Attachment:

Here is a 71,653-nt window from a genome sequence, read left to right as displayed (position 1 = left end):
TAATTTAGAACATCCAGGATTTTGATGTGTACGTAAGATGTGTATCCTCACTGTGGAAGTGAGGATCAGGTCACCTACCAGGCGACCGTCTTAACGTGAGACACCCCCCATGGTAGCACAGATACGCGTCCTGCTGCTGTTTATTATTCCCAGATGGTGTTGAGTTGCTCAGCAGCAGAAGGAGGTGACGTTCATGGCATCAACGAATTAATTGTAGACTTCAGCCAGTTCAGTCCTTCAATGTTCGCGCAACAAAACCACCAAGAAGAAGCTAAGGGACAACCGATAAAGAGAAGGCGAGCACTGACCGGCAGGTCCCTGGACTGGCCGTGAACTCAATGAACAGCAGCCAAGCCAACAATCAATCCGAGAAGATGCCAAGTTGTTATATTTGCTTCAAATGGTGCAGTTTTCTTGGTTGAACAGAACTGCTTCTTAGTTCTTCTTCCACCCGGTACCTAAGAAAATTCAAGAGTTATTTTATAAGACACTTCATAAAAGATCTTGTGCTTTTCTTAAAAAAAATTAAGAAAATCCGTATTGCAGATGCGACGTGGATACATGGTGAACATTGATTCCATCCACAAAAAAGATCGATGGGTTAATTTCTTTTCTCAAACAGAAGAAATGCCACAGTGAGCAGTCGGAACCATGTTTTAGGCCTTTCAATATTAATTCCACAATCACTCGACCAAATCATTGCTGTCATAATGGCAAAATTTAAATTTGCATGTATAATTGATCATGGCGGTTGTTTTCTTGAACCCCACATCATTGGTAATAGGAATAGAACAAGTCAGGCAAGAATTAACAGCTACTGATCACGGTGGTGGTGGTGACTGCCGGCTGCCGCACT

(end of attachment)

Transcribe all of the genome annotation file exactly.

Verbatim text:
Here is a 71,653-nt window from a genome sequence, read left to right as displayed (position 1 = left end):
TAATTTAGAACATCCAGGATTTTGATGTGTACGTAAGATGTGTATCCTCACTGTGGAAGTGAGGATCAGGTCACCTACCAGGCGACCGTCTTAACGTGAGACACCCCCCATGGTAGCACAGATACGCGTCCTGCTGCTGTTTATTATTCCCAGATGGTGTTGAGTTGCTCAGCAGCAGAAGGAGGTGACGTTCATGGCATCAACGAATTAATTGTAGACTTCAGCCAGTTCAGTCCTTCAATGTTCGCGCAACAAAACCACCAAGAAGAAGCTAAGGGACAACCGATAAAGAGAAGGCGAGCACTGACCGGCAGGTCCCTGGACTGGCCGTGAACTCAATGAACAGCAGCCAAGCCAACAATCAATCCGAGAAGATGCCAAGTTGTTATATTTGCTTCAAATGGTGCAGTTTTCTTGGTTGAACAGAACTGCTTCTTAGTTCTTCTTCCACCCGGTACCTAAGAAAATTCAAGAGTTATTTTATAAGACACTTCATAAAAGATCTTGTGCTTTTCTTAAAAAAAATTAAGAAAATCCGTATTGCAGATGCGACGTGGATACATGGTGAACATTGATTCCATCCACAAAAAAGATCGATGGGTTAATTTCTTTTCTCAAACAGAAGAAATGCCACAGTGAGCAGTCGGAACCATGTTTTAGGCCTTTCAATATTAATTCCACAATCACTCGACCAAATCATTGCTGTCATAATGGCAAAATTTAAATTTGCATGTATAATTGATCATGGCGGTTGTTTTCTTGAACCCCACATCATTGGTAATAGGAATAGAACAAGTCAGGCAAGAATTAACAGCTACTGATCACGGTGGTGGTGGTGACTGCCGGCTGCCGCACT